Corrective osteotomy emerges as an effective treatment for more complex deformities


AO VET tibia deformity

Over the past decade and a half, corrective osteotomy has evolved from an occasional elective procedure to treat various conditions to—today—an effective, reliable means of tackling more complicated small animal limb deformity, including pelvic limb deformity and patellar luxation complicated by deformity.

The increasing use of corrective osteotomy over the past 15 years has been driven by veterinary surgeons becoming more accustomed to electively cutting bone. At the same time, AO VET faculty member Derek Fox, chief of small animal surgery at the University of Missouri Veterinary Health Center, began applying the center of rotation of angulation (CORA) method of mechanical and anatomic axis planning for corrective osteotomies.

AO VET’s faculty of master surgeons has long been at the forefront of veterinary orthopedic education teaching corrective osteotomy as an effective, reliable means of tackling more complicated veterinary limb deformity, and surgeon Mike Kowaleski says technology is developing alongside this method to even further improve patient outcomes.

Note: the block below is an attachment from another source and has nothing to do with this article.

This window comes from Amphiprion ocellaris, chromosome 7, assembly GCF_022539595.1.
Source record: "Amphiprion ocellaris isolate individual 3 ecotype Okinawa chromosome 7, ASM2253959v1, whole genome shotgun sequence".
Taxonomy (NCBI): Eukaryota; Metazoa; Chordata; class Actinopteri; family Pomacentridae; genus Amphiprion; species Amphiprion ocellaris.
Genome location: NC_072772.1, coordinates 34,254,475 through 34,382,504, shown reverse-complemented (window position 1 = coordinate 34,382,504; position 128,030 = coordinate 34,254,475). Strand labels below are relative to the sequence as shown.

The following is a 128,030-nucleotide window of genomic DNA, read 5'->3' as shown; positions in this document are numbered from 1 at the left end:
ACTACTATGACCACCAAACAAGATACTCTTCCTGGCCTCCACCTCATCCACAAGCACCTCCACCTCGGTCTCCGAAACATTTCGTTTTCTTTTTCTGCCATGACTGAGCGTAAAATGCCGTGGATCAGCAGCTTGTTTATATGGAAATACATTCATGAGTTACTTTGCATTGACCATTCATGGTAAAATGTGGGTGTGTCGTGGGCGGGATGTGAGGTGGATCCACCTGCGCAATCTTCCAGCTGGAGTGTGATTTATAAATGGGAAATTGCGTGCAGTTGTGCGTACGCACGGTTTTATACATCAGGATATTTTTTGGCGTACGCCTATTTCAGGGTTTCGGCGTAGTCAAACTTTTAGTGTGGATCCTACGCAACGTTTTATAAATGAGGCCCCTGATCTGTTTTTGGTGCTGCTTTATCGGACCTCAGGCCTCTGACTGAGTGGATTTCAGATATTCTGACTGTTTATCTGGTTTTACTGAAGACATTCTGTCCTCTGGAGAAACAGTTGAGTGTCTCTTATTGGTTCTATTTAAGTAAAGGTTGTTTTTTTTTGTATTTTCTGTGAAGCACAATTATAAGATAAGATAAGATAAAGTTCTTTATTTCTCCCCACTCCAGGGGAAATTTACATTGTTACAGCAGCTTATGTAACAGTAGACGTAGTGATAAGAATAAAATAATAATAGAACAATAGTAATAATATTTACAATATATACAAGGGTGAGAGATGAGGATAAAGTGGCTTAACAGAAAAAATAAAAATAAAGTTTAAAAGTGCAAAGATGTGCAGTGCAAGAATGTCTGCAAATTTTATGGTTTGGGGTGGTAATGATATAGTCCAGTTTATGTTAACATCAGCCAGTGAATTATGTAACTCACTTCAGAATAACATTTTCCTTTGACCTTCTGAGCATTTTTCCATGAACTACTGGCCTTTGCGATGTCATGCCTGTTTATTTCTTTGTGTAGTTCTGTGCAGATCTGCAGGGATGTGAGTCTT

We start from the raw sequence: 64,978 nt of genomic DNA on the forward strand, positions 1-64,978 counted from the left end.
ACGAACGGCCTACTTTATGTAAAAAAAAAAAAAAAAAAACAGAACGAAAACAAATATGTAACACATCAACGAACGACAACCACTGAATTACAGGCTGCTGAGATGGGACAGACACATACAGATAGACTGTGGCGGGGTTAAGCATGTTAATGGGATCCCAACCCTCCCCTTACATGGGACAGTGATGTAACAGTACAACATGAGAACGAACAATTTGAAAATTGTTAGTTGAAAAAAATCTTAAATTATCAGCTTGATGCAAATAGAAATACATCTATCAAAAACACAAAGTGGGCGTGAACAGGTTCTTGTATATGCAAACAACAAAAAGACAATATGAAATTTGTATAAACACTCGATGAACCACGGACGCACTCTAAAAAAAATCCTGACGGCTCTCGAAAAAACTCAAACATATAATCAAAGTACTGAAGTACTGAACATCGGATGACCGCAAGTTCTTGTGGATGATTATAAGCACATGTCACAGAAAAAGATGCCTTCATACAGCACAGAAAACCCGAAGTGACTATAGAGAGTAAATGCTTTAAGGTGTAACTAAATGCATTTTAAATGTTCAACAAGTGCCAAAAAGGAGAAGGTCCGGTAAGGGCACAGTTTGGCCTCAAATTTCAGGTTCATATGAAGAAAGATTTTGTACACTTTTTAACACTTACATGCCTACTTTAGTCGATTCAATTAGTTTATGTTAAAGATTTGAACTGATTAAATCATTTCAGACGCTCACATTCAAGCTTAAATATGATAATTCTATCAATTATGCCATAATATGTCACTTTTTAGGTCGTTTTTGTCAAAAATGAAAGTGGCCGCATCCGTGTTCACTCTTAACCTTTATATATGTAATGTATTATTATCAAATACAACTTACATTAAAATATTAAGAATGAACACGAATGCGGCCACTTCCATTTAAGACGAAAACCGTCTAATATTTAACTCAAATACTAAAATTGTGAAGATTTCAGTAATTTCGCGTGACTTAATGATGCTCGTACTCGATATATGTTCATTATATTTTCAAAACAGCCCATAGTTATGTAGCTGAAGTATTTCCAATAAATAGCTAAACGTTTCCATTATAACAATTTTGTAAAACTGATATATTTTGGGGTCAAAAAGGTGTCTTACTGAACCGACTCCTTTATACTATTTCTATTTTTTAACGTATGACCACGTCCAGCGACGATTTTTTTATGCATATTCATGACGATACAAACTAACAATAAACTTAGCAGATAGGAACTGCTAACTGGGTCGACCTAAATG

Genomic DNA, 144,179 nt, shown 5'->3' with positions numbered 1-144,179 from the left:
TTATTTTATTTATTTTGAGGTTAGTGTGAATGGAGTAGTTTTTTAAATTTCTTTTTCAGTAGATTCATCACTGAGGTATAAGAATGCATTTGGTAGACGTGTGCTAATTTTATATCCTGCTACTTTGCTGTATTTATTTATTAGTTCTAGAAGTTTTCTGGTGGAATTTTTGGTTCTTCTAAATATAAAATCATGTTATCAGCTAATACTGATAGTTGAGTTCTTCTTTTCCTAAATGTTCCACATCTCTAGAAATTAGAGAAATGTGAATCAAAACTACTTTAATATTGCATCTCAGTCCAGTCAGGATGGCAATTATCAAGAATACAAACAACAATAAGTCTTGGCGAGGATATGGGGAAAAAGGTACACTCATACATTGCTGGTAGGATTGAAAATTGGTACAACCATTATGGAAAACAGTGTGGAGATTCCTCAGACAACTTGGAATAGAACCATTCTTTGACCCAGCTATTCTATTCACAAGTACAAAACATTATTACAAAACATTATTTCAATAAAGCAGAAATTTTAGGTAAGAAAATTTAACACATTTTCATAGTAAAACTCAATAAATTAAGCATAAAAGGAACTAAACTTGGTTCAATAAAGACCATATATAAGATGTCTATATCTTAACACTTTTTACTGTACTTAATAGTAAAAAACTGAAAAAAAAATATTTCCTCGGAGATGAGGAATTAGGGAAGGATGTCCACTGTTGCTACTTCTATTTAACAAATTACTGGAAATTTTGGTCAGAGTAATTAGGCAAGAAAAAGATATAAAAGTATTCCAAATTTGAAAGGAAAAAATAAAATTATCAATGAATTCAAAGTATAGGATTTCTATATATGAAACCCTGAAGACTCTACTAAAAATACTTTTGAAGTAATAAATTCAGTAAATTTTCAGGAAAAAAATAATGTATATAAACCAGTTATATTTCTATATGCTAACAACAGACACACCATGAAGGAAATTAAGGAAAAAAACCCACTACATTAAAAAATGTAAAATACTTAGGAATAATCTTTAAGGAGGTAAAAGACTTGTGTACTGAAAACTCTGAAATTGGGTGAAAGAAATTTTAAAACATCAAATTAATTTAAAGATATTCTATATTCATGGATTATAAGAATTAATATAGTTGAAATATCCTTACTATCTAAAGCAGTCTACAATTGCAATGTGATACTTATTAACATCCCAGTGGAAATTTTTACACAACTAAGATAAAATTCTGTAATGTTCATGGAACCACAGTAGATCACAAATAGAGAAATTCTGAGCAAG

Kowaleski, the AO VET Technical Commission Chairperson says, that in the past 15 years, veterinary surgeons have become more accustomed to electively cutting bone.

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Rooted in human orthopedic surgery

“Derek and his group started looking into a methodology of planning deformity correction that was based on the work of Dror Paley, a medical doctor specializing in limb deformity correction, including corrective osteotomy,” says Kowaleski. “Derek’s group applied this same methodology to dog bone instead of human bone and that really increased veterinary orthopedic surgeons ’ interest because it was a new way to understand what the problem was, the magnitude and location of the angulation or torsion—or both.”

This new understanding made corrective osteotomy tenable for veterinary surgeons, he explains.

“And now that they were more familiar with cutting bones due to experience with the tibial plateau- leveling osteotomy (TPLO) and other elective osteotomy techniques, and repairing them routinely combined with a method to make it more sensible and easier to determine the magnitude and location of the deformity, I think that’s what really has driven the increased popularity of corrective osteotomy,” says Kowaleski.